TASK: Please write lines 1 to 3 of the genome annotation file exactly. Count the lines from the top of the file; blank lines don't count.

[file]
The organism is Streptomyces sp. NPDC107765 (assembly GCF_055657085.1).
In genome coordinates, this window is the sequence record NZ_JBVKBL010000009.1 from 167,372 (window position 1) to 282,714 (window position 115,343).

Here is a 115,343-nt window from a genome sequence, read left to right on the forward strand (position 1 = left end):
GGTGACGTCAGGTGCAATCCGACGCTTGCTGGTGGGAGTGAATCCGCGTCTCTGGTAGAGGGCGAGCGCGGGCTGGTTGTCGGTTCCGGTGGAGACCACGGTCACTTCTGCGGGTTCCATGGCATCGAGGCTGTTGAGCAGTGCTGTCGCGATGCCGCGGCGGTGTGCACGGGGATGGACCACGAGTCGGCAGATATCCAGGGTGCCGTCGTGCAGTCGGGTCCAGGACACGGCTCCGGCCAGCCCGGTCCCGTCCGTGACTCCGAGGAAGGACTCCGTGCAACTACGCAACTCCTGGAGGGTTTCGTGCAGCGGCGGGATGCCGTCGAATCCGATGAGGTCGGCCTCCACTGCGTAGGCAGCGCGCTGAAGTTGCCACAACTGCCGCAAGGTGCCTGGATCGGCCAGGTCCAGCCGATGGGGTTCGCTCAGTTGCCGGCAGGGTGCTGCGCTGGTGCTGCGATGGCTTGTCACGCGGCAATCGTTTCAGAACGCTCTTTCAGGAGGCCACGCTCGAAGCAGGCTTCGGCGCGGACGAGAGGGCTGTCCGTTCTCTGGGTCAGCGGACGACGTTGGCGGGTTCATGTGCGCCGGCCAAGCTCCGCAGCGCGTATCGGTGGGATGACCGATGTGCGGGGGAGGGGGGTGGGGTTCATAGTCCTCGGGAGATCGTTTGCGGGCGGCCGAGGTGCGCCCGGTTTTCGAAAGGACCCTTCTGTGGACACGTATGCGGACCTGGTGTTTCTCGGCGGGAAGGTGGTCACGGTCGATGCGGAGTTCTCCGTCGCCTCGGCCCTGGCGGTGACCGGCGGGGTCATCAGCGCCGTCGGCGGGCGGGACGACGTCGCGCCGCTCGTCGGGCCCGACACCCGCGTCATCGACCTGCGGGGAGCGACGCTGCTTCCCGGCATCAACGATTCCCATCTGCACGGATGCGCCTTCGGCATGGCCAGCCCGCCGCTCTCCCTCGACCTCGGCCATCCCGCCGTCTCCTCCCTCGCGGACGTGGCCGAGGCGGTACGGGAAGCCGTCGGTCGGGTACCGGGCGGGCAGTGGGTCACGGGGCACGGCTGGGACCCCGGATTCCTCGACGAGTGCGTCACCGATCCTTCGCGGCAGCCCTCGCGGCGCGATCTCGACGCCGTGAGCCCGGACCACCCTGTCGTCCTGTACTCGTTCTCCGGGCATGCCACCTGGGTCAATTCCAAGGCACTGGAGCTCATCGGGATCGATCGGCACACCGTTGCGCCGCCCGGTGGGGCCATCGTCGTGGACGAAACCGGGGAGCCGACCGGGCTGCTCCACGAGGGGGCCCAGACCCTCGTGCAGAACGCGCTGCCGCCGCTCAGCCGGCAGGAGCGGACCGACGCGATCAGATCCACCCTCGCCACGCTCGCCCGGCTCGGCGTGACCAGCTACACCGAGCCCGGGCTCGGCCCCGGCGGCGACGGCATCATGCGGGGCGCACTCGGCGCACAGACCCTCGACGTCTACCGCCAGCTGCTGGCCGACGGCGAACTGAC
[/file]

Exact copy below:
The organism is Streptomyces sp. NPDC107765 (assembly GCF_055657085.1).
In genome coordinates, this window is the sequence record NZ_JBVKBL010000009.1 from 167,372 (window position 1) to 282,714 (window position 115,343).

Here is a 115,343-nt window from a genome sequence, read left to right on the forward strand (position 1 = left end):